London — This week saw the beginning of the end of the Conservative-Liberal-Democrat coalition government — Con-Dem to its critics, Lib-Con to most others — that took office barely 26 months ago. It may collapse entirely in the near future; it may stagger on for a year or so, giving way to a minority-Conservative government after a breakup; it may just possibly serve its promised, full five-year term. But it is now a coalition of parties that hate each other deeply and, worse, that cannot find serious policies they can agree to put forward jointly. It is, so to speak, becalmed and in the doldrums, with mutinies and sword fights breaking out between different factions of the crew as officers fear to intervene.
The “immediate cause” (as we used to say in history lessons) of the disputes now raging between the two parties is a parliamentary bill to reform the House of Lords. Americans may imagine that this is a no-brainer: Surely the House of Lords needs reforming to make it more suitable to a democratic age.
Well, there can obviously be two views on that abstract question, but most Tories looked at the actual Lords reform in front of them and (like almost everyone else) concluded that it was, at best, a King Charles spaniel’s dinner. For instance, the proposed new “democratic” element in the Lords would be senators elected once only, for a term of 15 years, by the method of proportional representation. What’s wrong with that? In brief: Senators elected once cannot be held accountable; 15 years gives the last parliamentary generation a veto on this one; electoral reform, beloved of the Liberals, since it would benefit them, was rejected massively in a referendum only last year; and yet even this skewed “democratic” reform would encourage the Lords to challenge the wholly elected House of Commons and impose a kind of constitutional uncertainty on the British constitution. As it happens, it would also give the Lib-Dems a permanent position in government, as the “swing vote” in the upper house.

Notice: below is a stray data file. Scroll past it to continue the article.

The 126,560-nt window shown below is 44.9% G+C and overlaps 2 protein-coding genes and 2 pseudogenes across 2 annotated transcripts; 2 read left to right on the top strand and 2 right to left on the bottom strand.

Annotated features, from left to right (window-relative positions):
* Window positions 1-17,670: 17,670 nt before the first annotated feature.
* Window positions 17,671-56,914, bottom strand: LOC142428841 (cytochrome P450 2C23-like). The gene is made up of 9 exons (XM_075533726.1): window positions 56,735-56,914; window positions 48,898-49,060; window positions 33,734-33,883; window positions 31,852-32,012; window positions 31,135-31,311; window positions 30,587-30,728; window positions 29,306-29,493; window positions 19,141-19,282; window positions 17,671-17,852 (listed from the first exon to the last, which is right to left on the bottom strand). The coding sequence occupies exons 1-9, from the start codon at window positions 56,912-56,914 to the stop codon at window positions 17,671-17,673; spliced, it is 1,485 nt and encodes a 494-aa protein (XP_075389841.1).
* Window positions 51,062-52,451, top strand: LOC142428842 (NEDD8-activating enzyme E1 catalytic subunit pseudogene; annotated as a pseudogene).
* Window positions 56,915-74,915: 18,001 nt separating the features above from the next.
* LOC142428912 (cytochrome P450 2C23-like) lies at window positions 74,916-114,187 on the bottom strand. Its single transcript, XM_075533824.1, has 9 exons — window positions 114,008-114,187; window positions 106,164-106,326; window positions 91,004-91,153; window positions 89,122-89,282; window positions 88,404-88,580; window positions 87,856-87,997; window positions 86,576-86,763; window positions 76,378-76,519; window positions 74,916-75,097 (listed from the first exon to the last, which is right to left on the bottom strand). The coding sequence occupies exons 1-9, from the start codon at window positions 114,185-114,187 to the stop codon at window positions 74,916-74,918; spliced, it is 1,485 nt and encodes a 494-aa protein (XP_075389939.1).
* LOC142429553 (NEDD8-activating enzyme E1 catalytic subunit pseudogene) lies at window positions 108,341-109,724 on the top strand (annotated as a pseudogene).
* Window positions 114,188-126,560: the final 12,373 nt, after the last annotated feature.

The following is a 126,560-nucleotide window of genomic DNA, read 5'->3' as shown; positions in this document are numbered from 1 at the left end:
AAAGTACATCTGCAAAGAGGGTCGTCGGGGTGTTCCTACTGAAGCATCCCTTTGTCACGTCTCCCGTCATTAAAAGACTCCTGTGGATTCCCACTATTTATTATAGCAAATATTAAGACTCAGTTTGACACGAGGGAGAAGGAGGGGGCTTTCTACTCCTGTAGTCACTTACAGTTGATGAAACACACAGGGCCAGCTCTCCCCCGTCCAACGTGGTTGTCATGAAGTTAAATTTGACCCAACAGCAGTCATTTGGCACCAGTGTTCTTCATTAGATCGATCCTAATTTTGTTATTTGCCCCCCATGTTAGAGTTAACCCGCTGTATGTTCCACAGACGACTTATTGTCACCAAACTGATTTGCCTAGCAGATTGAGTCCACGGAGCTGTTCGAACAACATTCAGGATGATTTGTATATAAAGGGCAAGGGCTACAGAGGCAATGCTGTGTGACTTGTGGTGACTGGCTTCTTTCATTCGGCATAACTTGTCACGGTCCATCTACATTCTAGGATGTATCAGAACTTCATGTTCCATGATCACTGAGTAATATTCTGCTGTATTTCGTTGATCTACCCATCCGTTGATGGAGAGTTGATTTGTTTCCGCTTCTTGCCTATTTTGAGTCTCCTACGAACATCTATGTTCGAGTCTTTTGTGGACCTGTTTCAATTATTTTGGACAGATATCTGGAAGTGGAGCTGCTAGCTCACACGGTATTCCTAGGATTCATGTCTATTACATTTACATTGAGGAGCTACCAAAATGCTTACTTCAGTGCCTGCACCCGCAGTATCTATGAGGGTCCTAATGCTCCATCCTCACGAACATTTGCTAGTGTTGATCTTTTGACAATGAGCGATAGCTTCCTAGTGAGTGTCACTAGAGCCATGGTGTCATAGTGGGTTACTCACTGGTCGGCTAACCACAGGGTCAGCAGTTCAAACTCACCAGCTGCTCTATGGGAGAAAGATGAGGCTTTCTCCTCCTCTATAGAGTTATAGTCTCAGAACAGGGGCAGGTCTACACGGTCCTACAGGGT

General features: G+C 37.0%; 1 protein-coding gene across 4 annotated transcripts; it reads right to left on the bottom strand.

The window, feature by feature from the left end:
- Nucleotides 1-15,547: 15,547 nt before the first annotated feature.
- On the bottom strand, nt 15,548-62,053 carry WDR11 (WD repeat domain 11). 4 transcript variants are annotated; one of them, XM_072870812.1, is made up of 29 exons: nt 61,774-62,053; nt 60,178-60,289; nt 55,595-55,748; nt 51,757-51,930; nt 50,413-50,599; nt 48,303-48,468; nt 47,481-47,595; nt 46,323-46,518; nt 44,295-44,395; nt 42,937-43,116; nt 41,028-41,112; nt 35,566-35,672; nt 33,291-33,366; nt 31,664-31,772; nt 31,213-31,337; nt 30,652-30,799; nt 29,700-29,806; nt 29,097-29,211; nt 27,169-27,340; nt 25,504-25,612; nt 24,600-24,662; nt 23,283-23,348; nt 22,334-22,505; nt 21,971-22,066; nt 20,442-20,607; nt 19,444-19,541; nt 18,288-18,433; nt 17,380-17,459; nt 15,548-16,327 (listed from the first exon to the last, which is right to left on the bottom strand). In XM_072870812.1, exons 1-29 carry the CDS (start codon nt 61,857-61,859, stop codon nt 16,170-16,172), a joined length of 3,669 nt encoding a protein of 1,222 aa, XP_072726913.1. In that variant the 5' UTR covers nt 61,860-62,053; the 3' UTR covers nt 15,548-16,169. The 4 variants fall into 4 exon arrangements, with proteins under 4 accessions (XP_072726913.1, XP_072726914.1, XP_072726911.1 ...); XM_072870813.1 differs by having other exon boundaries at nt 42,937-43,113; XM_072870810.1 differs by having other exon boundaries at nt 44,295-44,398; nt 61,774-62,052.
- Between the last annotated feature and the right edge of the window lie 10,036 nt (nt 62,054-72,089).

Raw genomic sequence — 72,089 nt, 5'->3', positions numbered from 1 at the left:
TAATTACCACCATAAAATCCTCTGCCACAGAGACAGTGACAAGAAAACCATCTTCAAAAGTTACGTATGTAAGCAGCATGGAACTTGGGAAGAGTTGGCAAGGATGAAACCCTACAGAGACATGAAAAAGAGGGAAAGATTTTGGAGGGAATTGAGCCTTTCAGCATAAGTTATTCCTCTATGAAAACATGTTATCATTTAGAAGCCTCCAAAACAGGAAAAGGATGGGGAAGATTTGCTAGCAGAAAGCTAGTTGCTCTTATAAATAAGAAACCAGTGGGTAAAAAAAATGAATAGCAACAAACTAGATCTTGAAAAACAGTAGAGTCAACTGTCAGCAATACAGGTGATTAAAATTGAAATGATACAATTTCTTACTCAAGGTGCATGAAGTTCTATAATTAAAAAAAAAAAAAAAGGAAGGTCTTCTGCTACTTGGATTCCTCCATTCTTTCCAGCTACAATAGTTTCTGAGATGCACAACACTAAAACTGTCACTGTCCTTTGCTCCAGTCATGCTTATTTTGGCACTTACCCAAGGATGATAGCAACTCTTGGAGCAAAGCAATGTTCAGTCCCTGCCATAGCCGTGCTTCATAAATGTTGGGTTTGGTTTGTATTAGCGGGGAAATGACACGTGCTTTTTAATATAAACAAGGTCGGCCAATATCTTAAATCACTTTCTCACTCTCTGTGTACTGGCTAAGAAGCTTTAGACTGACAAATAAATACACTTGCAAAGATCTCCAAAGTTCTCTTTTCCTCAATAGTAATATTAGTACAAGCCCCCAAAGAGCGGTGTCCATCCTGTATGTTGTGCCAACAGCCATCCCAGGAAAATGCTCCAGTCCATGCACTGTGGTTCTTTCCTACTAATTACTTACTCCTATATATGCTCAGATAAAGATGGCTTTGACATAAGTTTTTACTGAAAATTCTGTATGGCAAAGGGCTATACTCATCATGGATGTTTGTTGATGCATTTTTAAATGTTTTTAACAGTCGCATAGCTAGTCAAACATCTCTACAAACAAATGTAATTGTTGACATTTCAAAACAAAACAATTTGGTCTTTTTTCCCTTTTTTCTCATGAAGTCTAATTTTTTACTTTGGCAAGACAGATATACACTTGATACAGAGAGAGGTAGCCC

The bill’s provisions were so silly, in fact, that Nick Clegg, the deputy prime minister and Lib-Dem leader who introduced its second reading, was made to look foolish by a series of expert interventions from MPs with far deeper constitutional knowledge than his. He didn’t know what he was talking about — even though this bill was among the main conditions (and prizes) he had agreed on with David Cameron when in 2012 they decided to form a coalition and agreed to a set of common policies that they would pursue.
In the last few years, the Tories — and by now not merely the Tory Right — feel that they have accepted a series of unpalatable policies and been prevented from pursuing their own agenda. They sense that this will continue on the topics most important to them — in particular, Britain’s relationship with the European Union — as long as the coalition continues. They were not prepared to support a House of Lords reform that not only damaged the long-term interests of the Tory party but also was apparently not even understood by its principal proposer. So they rebelled and forced the temporary withdrawal of the bill. They are now busy making clear that it will not be acceptable to them under any guise.
Cameron, who promised this bill to Clegg, has lost control of his party. On this and other matters, they will not follow him unless he is able to convince them that he is acting in the Tory interest. He is on parole. Nick Clegg is enraged because, so far, he has been unable to make for the Lib-Dems the long-term political gains that might offset the short-term unpopularity of being in a coalition with a program of fiscal reductions. Before the failure of Lords reform, there was the defeat of the referendum on electoral reform, the measure that had been perhaps the Lib-Dems’ major jewel in the coalition agreement. Now, even if Clegg gets a concession from Cameron, he must assume it might be vetoed by the Tory backbenchers. The coalition is riven. And this fault line was always inherent in the nature of the coalition’s founding.